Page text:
Frequently Asked Questions (FAQ)

  • How do I unblock the tube? Flushing tubes with water before and after feedings will prevent most blockages. If the formula, water, or medication will not go in, first check that the tube is not kinked. Occasionally, the tube will be blocked by residues from formula or medication. To remove the blockage, place a syringe into the blocked tube. Gently pull back on the plunger to remove the blockage. If the blockage remains, use the syringe to instill water into the tube. The tube may also be milked with the fingers. Place one hand holding the tube securely at the base. With the other hand run your thumb and forefinger down the tube to remove the blockage. If both methods fail, call your doctor.

    2. What if the tube is pulled out? Confused patients may try to remove the tube. It is very important NOT to pull out the tube in the first two weeks after PEG tube placement. Serious complications could occur. But, once the tract has healed, there is not much risk in removal of the tube. The opening in the abdominal wall will probably leak for a few days and then eventually seal itself - much like a pierced ear. If the patient pulls at the tube, do not panic. Cover the opening with a small, light dressing and call the patient's doctor.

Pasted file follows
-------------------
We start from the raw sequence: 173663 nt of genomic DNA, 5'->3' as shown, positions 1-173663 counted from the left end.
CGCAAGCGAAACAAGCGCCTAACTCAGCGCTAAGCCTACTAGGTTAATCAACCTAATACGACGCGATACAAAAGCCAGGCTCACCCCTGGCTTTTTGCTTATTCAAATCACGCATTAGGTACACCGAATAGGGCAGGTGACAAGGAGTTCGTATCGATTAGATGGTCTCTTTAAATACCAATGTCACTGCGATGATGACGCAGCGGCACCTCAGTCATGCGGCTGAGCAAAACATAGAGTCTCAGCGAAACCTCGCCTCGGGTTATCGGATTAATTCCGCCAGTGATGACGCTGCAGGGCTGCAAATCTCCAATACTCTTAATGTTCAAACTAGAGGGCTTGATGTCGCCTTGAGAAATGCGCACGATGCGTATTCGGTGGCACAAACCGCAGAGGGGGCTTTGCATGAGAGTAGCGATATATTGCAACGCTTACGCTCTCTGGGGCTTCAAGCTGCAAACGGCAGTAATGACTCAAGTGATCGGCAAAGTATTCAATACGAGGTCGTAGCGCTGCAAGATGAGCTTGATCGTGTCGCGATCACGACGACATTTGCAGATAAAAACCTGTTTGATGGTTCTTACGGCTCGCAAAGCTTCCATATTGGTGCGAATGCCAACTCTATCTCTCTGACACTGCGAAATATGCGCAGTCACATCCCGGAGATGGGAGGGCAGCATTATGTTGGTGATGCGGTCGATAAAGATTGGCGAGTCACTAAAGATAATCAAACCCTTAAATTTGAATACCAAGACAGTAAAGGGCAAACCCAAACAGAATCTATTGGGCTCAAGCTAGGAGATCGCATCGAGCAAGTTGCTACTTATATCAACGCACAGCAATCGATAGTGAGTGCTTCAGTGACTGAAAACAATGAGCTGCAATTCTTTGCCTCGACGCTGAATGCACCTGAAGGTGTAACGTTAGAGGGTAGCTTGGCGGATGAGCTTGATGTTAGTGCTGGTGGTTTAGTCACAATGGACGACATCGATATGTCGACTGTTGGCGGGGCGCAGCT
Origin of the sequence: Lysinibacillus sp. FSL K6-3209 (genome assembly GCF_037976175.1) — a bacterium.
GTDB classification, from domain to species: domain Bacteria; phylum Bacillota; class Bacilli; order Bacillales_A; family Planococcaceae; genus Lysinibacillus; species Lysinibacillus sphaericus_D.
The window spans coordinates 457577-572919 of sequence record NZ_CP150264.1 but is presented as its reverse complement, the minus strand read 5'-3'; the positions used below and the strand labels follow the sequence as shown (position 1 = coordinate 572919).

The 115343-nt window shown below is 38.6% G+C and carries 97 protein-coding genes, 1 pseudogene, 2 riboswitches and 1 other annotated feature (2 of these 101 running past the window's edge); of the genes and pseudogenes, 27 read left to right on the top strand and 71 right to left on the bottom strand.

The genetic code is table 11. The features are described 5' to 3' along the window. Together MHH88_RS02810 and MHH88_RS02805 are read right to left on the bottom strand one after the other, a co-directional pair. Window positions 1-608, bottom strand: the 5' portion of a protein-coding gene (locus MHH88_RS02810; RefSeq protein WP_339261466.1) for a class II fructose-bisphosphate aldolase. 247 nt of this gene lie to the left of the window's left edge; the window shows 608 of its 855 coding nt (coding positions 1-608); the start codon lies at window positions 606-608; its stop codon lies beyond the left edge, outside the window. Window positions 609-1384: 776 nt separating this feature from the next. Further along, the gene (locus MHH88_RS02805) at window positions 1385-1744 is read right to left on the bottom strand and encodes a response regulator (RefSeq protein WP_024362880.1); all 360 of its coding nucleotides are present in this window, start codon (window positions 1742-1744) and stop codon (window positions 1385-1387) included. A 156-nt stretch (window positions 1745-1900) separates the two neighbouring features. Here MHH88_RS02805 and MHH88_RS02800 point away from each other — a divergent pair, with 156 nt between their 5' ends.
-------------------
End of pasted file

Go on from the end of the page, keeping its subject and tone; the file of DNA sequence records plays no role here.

3. What if the stoma looks infected? Once the initial healing takes place infection of the stoma is uncommon. Clean the area several times a day as prescribed. If signs of skin irritation (redness, soreness, pain, swelling, unusual drainage) persist, call the patient's doctor.

    4. What if there is leakage at the stoma? Leakage may occur because the tube has pulled away from the abdominal wall or because the stoma site is enlarged. If the stoma site has enlarged, the doctor may need to replace the tube. Contact the doctor if the leakage does not stop.

    5. What if the feeding tube becomes disconnected? If the feeding tube becomes disconnected, estimate the amount of formula lost, reattach the feeding tube, and continue feeding, adding the estimated amount of lost formula.

    6. What if the tube is shorter or longer than usual? The length of the tube when originally placed is noted. Ask the patient's doctor or health care provider about marking the tube where it should be located. The tube should have a small amount of "play," but if the tube has become longer or shorter than the original length by more than the number of inches noted, it may be migrating (moving). Call the patient's doctor if there is a significant change in the tube's length.

    7. What feeding solution is used? There are many nutritional supplements on the market that can be given through the PEG tube. Nutritional prescriptions are usually provided by the physician or dietician.

8. How much feeding solution is given? Every patient is given a unique nutritional prescription. Some patients can't eat at all and depend completely on the feeding tube for all of their nutrition. They may receive as much as 8 cans a day (2400 calories). Other just need a little help and require less.

9. Can the patient still eat and swallow once the PEG feeding tube is inserted? For some patients, swallowing is either impossible or associated with high risk of aspiration pneumonia. These patients cannot take anything by mouth. Other patients, who still have an intact swallowing mechanism, may take nourishment orally and supplement any caloric deficits with tube feeding